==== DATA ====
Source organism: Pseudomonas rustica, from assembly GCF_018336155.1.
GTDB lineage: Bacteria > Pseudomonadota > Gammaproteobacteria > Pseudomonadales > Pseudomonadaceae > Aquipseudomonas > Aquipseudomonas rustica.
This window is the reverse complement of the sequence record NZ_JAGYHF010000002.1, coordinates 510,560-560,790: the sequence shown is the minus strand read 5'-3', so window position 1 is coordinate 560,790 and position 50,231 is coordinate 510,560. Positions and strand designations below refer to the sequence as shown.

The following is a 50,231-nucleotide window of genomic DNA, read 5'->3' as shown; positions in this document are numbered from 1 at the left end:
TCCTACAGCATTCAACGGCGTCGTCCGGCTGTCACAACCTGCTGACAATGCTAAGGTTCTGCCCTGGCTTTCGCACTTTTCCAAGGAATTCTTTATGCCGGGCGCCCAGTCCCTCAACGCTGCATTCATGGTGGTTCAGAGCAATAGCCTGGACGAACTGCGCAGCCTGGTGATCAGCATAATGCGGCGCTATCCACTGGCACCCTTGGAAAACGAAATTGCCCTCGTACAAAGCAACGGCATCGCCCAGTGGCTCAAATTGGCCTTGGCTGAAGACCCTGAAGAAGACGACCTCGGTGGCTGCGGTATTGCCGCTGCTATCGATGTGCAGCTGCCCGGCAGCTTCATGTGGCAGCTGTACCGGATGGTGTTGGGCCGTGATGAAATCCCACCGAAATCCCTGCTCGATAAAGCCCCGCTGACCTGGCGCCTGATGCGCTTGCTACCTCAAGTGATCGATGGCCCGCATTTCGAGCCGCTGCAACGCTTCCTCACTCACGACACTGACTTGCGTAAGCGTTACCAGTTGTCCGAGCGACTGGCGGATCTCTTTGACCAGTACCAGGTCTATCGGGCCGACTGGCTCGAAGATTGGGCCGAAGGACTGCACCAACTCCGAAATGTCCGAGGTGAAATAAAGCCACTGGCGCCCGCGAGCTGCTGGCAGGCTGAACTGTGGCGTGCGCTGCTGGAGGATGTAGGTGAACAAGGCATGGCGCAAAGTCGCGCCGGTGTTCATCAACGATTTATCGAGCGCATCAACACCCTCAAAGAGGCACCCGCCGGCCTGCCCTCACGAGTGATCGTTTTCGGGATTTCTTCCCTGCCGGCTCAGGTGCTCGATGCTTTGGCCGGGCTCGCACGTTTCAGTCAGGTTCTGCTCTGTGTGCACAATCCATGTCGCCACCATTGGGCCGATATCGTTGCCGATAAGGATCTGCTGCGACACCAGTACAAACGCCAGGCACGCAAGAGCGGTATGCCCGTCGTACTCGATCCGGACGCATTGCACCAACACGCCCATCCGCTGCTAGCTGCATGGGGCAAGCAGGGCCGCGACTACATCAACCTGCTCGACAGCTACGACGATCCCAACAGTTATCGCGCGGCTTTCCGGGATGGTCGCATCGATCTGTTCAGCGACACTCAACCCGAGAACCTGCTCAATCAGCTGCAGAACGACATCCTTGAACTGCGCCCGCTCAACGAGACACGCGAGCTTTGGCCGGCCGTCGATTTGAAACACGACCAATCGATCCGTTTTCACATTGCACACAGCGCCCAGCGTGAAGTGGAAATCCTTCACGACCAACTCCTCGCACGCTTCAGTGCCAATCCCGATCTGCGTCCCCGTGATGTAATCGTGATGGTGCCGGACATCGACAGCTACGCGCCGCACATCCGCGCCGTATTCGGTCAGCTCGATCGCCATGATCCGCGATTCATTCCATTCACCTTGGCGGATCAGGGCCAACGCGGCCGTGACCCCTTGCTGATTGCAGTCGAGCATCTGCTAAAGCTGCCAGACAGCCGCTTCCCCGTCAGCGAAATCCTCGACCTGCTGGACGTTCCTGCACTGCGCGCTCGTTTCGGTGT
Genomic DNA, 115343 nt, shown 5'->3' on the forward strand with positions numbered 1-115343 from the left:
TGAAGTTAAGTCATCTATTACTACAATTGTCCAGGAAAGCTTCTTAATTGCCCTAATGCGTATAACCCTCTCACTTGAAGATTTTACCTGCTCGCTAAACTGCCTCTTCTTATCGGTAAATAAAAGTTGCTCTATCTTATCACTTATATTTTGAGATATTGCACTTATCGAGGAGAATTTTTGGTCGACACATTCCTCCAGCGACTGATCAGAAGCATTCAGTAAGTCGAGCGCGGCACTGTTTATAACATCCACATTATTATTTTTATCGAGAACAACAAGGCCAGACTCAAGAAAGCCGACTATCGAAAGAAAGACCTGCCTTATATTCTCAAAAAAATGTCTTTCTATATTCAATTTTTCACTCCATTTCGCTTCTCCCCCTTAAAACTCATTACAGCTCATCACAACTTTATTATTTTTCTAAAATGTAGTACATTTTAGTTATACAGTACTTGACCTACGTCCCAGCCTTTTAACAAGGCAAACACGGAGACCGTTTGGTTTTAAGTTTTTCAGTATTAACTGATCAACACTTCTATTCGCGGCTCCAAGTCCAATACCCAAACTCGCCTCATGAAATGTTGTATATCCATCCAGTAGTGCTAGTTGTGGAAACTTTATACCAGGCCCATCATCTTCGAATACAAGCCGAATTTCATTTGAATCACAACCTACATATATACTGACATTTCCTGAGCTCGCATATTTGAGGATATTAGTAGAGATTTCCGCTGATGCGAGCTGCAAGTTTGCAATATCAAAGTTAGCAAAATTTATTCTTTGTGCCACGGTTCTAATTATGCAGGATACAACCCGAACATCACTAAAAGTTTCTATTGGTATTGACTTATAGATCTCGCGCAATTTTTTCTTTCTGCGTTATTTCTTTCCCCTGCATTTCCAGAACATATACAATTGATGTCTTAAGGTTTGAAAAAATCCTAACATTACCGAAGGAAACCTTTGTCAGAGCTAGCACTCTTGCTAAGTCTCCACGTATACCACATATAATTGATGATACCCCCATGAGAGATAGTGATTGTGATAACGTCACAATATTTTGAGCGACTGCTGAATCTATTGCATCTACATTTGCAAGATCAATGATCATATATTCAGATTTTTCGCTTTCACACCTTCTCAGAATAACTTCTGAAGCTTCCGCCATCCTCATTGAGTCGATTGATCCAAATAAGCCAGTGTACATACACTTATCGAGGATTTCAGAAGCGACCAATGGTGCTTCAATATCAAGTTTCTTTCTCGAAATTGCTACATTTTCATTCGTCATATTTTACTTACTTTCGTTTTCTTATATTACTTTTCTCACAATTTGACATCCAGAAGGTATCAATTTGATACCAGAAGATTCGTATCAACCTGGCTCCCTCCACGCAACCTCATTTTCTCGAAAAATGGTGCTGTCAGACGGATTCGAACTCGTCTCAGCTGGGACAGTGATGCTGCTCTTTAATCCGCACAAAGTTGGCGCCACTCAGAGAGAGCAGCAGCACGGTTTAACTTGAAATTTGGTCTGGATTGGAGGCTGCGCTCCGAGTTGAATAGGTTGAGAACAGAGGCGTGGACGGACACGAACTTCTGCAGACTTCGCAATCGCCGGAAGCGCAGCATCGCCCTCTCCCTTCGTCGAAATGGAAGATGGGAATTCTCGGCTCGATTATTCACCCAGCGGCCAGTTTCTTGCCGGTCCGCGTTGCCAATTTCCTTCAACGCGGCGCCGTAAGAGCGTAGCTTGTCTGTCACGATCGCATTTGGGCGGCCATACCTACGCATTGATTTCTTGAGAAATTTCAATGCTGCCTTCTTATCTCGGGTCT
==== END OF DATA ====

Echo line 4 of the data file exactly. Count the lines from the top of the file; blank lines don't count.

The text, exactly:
The following is a 50,231-nucleotide window of genomic DNA, read 5'->3' as shown; positions in this document are numbered from 1 at the left end: